When we talk about Language Functions, we are talking about the reason we use a language. This can be contrasted with grammar which is how the language works.
Functions are why we use language: to greet people, to order a meal, to ask the time and so on. Grammar, on the other hand, is how words fit together so we can understand each other.
At its most basic, the reason we use language is to communicate with each other; we use language to give and receive messages.
We can break this down into Language Functions. When we communicate with language we can:
- compare and contrast: both cars are fast, but the Mercedes costs more
- make a complaint: this toaster doesn’t work
- express emotions: I love you
- persuade someone: please will you come to the mall with me?
- give advice: if I were you, I’d wear the red dress
- ask for something: can you lend me a couple of dollars?
- ask for something politely: would you please help me lift this?
- hide the truth (lie): your new haircut looks great!
- warn: watch out!
- give information: the bus leaves at 6 sharp
- explain a process: here’s how we make soap…
- apportion blame: it’s his fault
and so on and so on…
Each language function can often be associated with certain grammatical forms. For example, when we are being polite we often use modal verbs:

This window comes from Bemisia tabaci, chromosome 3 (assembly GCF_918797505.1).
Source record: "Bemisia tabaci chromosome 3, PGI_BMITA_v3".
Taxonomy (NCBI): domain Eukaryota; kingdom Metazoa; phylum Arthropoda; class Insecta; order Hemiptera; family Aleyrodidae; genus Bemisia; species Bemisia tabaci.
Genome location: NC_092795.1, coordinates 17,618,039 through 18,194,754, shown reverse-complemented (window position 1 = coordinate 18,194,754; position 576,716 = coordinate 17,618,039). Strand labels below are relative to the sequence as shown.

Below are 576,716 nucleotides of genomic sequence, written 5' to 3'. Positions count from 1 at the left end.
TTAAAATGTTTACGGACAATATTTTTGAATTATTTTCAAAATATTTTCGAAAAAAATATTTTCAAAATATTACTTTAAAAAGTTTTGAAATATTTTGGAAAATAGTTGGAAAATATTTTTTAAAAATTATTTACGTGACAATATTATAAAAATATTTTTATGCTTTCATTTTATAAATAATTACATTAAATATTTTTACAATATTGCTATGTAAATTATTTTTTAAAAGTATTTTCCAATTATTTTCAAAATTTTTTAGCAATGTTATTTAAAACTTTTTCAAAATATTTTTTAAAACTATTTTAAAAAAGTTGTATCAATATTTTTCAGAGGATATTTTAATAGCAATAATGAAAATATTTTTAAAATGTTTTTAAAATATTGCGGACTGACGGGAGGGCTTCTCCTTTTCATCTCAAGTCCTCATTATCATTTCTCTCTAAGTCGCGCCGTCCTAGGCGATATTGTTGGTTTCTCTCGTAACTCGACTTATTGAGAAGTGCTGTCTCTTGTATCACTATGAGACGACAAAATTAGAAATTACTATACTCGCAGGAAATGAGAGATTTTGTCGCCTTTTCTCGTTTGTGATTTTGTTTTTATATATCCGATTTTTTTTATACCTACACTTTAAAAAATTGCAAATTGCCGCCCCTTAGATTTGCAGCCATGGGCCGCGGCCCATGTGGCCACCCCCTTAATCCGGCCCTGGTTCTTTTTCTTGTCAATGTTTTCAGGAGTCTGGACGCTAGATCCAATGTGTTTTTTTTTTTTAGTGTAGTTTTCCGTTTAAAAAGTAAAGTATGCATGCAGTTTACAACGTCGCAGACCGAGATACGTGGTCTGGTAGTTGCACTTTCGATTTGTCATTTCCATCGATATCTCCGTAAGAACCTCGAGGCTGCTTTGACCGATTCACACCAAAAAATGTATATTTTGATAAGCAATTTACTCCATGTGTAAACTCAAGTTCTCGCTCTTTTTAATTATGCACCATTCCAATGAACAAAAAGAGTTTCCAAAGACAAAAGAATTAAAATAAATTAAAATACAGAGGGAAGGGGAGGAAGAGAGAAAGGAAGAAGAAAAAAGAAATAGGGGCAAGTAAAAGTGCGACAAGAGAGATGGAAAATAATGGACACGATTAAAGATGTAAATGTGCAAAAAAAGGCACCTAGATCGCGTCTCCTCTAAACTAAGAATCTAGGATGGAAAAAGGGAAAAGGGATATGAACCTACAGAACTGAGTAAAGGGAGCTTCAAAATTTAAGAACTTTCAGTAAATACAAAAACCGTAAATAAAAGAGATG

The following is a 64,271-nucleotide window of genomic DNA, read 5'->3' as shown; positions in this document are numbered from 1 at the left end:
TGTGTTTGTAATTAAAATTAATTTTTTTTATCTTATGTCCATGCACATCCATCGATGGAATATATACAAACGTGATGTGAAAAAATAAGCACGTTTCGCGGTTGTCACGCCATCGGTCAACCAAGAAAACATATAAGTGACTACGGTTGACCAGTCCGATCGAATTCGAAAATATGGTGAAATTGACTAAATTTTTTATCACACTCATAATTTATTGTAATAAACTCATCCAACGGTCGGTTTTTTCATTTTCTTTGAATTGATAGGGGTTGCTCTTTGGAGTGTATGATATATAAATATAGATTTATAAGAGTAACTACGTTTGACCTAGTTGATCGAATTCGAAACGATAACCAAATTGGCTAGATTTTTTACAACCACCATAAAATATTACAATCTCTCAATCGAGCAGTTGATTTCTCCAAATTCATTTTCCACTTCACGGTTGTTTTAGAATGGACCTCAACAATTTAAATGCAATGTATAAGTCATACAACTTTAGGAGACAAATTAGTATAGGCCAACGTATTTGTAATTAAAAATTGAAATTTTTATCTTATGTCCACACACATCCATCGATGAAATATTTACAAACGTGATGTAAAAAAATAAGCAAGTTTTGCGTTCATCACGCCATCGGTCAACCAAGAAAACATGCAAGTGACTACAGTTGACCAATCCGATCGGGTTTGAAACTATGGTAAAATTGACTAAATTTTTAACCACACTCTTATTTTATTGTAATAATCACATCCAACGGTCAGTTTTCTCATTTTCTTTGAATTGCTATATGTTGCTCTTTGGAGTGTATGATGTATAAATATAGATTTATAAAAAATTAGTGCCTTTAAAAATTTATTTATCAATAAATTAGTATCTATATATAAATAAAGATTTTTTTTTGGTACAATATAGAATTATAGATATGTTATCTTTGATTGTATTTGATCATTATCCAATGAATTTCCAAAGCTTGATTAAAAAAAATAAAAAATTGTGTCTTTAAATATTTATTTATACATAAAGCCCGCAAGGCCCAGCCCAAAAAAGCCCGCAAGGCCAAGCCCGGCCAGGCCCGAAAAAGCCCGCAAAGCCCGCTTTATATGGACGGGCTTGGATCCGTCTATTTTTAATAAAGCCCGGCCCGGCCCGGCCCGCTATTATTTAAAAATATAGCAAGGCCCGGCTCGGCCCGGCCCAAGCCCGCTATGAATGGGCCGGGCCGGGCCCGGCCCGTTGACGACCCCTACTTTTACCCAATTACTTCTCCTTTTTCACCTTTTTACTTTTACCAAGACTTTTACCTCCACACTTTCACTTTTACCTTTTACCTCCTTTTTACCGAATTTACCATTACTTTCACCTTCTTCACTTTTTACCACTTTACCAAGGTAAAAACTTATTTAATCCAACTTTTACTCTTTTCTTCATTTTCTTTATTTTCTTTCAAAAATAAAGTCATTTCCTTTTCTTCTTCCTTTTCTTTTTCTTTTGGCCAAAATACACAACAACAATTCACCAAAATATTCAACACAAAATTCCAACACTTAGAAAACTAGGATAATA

Might I borrow your pen?
Compare this to when the language function is one of demanding:
Give me your pen!
Although each language function deals with one main communicative need, it can cover different situations.
For example, “Asking for information & directions” can be used not only in the context of tourists finding their way round town but also with new employees who need to find their bearings in a large firm. The same goes for “Instructing others”. Here the relevant language will be about giving orders, making strong suggestions etc. these can be used at work but also outside work at a hotel, when hiring a car, ordering a meal, etc.
Language Functions and TEFL
As TEFL teachers we should mainly concentrate on language functions rather than grammar. This means that instead of saying:
Today we’re going to learn about forming questions.
We should say:
Today we’re going to learn how to ask for information.
The first is grammatical and the second is functional.
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